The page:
Flaws with the Police Administration System

Police and Crime: The responsibility of curbing corruption in the police lies with those officers who are authorised to oversee how policemen do their duty with an eye to the public goods. Whenever a policeman is found to be accused of malpractice and corruption, he should be punished. But the fact is that evidence of corruption gives rise to the chance for the officers in charge of administration to get a handsome amount of money as a way to purge the accused of the evils he has committed. The simple practice is: pour a lot of money and get relieved of the punishment. Thus the senior officers are imbued with corruption and extra-legal activities, which actually have encouraged the omnipresent malpractice, corruption and abuse of power by knotting with criminals and gangsters. The police collect illegal tolls in association with gangsters and other types of criminals. The lion’s share of the illegal tolls and other types of ‘chandabazi’ that are visibly done by the hooligans and gangsters go to the pockets of the police. Therefore, it is the police that work as the boosters and instigators of crimes in our country.

In a report compiled by security intelligence agencies, it has been mentioned that as police get a handsome share of the toll collected by the gangsters and mastans, they debar from taking action against them so crimes are on rise in the country. This report has blamed the police for 40% of the crimes committed. The report also confirms that the police are involved in such anti-social crimes as rape, toll collection, dacoity, murder, smuggling, snatching, pick-pocketing, illegal drug trade etc. It also says that top-level officers are also imbued with corruption and bribery. In a report published in the Bhorer Kagoj (26th April 2000) on corruption and bribery in the police, field level officers have complained that though cases are filed against them for any complaints of corruption, the senior officers ranging from the ASP to the top-level officers, who get handsome share of whatever the field-level policemen collect illegally are always able to escape the complaints. In field levels, subordinate officers like inspectors to constables are engaged in performing police activities whereas senior officers like ASP upwards are in charge of administration. Instead of carrying out their duty to keep a vigilance on whether any malpractice is being done by a policeman and of providing guidelines about how the standards of their services can be improved, a senior officer is always preoccupied with hitting upon plans of how to trap these subordinate policemen so that they can be compelled to give them as much as they desire no matter whether they have done wrongs in real sense or not. It is often found that honest policemen fall a victim to the injustice of the senior officers when they cannot meet the illegal demands of senior officers. In the police department, promotion or transfer is done on the basis of money.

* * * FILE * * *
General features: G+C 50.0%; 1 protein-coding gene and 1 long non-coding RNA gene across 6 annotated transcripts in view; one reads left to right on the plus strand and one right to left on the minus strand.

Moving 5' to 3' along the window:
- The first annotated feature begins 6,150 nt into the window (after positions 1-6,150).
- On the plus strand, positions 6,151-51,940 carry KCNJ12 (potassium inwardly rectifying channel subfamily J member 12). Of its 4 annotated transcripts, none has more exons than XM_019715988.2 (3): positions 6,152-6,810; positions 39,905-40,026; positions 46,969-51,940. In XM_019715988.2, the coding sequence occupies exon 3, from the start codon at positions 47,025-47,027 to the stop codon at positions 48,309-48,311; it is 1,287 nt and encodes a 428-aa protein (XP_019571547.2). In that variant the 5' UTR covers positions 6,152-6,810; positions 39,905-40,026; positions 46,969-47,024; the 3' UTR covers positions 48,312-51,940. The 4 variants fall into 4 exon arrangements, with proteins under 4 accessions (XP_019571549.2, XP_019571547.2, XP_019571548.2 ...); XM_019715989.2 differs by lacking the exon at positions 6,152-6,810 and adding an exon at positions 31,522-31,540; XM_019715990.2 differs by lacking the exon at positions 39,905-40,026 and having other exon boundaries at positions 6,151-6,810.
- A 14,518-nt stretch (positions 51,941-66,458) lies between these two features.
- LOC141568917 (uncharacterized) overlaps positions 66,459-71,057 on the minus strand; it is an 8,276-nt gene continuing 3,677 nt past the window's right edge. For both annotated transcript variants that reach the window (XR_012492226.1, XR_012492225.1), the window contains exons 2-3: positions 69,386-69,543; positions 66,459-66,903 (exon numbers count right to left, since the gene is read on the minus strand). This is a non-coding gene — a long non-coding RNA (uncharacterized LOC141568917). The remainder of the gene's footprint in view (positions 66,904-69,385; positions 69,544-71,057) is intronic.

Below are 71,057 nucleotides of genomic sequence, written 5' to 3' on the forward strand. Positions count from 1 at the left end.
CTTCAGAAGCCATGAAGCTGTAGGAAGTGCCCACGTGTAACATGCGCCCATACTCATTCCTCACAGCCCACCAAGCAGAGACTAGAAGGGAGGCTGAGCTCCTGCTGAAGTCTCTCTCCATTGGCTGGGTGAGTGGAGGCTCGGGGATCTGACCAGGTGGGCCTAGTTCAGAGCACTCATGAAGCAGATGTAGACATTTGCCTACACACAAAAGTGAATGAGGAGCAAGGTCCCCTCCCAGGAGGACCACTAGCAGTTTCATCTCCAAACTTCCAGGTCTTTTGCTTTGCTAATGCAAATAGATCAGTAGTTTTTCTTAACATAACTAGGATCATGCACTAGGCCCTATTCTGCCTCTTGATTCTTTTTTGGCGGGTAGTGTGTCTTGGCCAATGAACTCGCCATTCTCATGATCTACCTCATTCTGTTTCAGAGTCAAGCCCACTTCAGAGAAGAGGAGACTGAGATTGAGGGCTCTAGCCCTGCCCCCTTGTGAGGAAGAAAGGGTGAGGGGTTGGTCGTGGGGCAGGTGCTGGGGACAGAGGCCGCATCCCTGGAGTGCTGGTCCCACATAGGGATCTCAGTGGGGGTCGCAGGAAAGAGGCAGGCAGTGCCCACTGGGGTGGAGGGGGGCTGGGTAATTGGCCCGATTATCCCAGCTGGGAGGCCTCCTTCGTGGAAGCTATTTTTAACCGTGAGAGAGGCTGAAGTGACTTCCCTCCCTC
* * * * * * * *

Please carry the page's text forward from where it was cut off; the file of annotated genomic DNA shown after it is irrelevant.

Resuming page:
How to Get Out of this Cycle

a. Fixing the Salary System: Blaming the administration system solely for the bribery and corruption in the police department is not right. The pay scale of the policemen should be made in congruence with the rising prices of the daily necessaries. A policeman should be physically fit if he wants to perform his duty properly. But the salary and other facilities they draw from the government are not good enough to meet their bare necessities. Actually, a junior police officer like sergeant or sub-inspector’s salary can hardly provide him with a small room in a ghetto. A policeman has to be engaged in duty for extra hours but they are never paid for this extra duty. So they try to make up their supposed loss by taking bribe from the people.